The deal is now official, so I can make the announcement: Wiley is the new publisher of Bailout Nation. They wee one of more than a dozen publishers that approached me about the book.
The denial from the PR weenies at McGraw Hill was classic. Here is my favorite part:
The book didn’t meet our editorial standards,” Mary Skafidas, a McGraw-Hill spokeswoman in New York, said in an e- mailed statement. “When we could not come up with a unified approach, we released him from his contract.”
Mary, we both know that is not true.
First, you said you couldn’t verify the sources. But then I showed all of the footnotes, 90% of which had URLS to the original article. Then you said your fact checking department had a problem — but it turns out that according to GalleyCat, you guys don’t even do fact checking anymore. Now we hear it didn’t meet your editorial standards.
Tsk tsk, Mary. Because of your transgressions against the Truth, I have a very special present planned for you and McGraw Hill. But, you are going to have to wait for when the book comes out to see it. I am very excited about it.
Meanwhile, here are some words from people who don’t lie for a living:
A book critical of Standard & Poor’s credit-rating service will be published by John Wiley & Sons Inc. after the author took back his manuscript from S&P-owner McGraw- Hill Cos.
John Wiley said on its Web site the 320-page book, “Bailout Nation: How Easy Money Corrupted Wall Street and Shook the World Economy,” will be available in May. The author, Barry Ritholtz, said today he couldn’t discuss some specifics until he has received a final contract.
“We have a deal in place,” said Ritholtz, chief executive officer of equity-research firm FusionIQ. “I probably should have sought out a publisher in the first place that didn’t own divisions where there might have been a conflict of interest.”
Ritholtz said last month he withdrew the manuscript from McGraw-Hill after the New York-based publisher edited a section in which he wrote that its S&P unit, Fitch Ratings and Moody’s Investors Service inflated their opinions in exchange for fees. McGraw-Hill said at the time the book had facts that needed verification before it could be printed.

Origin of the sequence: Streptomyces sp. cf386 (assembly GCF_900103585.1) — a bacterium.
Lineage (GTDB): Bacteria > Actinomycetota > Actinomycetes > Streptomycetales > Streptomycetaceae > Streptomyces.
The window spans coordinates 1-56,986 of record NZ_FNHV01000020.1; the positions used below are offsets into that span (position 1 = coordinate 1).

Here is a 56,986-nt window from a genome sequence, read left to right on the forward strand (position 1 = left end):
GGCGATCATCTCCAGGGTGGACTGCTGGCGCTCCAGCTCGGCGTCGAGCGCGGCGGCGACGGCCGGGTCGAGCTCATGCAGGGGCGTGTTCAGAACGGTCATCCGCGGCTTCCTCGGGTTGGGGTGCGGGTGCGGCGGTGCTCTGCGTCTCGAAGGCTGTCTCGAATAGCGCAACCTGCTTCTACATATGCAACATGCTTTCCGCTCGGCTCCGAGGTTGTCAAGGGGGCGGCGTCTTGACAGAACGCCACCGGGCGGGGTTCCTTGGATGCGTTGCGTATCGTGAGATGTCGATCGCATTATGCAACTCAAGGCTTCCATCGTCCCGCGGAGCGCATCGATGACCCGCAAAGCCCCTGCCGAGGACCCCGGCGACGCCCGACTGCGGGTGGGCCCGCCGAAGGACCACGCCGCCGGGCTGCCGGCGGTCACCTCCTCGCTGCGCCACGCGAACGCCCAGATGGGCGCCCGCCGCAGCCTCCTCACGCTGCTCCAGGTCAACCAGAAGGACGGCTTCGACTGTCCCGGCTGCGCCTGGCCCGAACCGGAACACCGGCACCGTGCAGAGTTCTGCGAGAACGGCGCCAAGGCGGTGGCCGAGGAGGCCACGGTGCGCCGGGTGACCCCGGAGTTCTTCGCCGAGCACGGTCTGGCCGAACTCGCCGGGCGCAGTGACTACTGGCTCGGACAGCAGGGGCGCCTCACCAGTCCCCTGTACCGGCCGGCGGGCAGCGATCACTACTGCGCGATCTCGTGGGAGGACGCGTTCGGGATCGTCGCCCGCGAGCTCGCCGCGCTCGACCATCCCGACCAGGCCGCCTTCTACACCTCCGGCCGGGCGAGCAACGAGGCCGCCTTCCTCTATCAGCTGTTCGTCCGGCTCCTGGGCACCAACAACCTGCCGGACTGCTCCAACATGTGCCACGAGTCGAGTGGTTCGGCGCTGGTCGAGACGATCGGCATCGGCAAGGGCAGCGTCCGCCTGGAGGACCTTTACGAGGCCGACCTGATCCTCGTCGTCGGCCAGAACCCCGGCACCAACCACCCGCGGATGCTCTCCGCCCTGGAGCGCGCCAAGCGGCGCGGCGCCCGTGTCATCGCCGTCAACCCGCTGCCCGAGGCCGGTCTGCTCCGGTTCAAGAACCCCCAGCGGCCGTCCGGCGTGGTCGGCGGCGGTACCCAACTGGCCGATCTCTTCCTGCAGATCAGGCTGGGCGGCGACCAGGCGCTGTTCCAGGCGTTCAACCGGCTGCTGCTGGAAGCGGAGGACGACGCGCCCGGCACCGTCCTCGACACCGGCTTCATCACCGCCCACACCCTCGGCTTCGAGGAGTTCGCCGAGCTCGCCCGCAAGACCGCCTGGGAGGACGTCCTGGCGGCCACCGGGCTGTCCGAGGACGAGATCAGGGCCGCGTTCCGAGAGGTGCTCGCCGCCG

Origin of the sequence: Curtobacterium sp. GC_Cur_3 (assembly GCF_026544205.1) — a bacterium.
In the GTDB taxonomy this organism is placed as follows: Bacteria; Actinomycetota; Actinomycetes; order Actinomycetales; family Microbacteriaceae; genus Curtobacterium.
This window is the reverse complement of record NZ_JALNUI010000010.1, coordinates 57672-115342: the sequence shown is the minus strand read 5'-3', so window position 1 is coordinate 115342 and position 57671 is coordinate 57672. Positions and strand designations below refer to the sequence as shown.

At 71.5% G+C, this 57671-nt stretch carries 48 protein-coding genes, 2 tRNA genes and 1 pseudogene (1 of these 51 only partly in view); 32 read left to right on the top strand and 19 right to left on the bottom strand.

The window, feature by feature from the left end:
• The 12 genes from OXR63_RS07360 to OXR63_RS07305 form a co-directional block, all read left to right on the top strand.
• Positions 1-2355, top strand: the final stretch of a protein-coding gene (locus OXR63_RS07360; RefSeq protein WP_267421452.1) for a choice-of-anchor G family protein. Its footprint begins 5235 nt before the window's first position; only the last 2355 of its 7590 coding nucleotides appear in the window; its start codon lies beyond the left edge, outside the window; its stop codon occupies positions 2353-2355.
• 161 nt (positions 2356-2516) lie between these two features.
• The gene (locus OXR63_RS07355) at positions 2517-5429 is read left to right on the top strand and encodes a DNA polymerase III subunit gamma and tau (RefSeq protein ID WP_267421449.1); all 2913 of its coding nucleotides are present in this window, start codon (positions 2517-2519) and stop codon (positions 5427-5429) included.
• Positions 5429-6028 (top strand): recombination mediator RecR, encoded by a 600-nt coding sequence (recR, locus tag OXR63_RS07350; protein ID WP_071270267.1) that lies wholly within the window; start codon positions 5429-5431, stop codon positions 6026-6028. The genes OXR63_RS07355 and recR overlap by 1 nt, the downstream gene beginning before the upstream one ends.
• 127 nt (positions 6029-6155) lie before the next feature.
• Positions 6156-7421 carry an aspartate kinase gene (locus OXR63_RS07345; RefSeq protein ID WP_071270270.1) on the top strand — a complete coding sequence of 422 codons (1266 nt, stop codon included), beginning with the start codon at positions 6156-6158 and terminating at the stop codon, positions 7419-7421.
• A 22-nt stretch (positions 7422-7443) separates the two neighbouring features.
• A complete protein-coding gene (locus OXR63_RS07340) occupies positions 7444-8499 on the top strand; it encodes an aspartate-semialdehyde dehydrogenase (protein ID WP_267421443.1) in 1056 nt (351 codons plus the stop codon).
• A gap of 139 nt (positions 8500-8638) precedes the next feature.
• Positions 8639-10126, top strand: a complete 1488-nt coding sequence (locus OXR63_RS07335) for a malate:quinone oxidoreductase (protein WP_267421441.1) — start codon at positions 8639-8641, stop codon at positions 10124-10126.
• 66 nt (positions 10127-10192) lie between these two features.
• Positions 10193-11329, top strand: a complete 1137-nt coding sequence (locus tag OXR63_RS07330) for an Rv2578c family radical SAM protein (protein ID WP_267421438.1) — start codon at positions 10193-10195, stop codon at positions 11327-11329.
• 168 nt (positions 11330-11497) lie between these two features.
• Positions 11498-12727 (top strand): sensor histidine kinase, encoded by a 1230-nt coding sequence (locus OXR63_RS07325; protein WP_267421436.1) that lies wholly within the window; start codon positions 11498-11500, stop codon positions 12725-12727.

Last month, McGraw-Hill cancelled the publication of Bailout Nation: How Easy Money Corrupted Wall Street and Shook the World Economy, a book critical of Standard & Poor’s, which is a division of The McGraw-Hill Companies, and yesterday, author Barry Ritholtz, inked a deal with Wiley to publish the book. McGraw-Hill had maintained it canceled publication because of problems with corroboration; no one from Wiley was immediately available to discuss if they will change the book at all.
Ritholtz’s attorney-agent, Lloyd J. Jassin, brokered the deal with Kevin Commins, executive editor at Wiley. Jassin said that the original story about McGraw-Hill cancelling the book, which broke in Portfolio, then PW and then was picked up by Newsweek last week, “set off a deluge of offers from publishers.” He said, “We feel very comfortable with Wiley.” The book will be released in early April with a May pub date.
Wiley to Publish Book Critical of McGraw-Hill’s S&P
Bloomberg, March 3 2009
Wiley to Publish Book Canceled by McGraw-Hill
Publishers Weekly, 3/3/2009 2:50:00 PM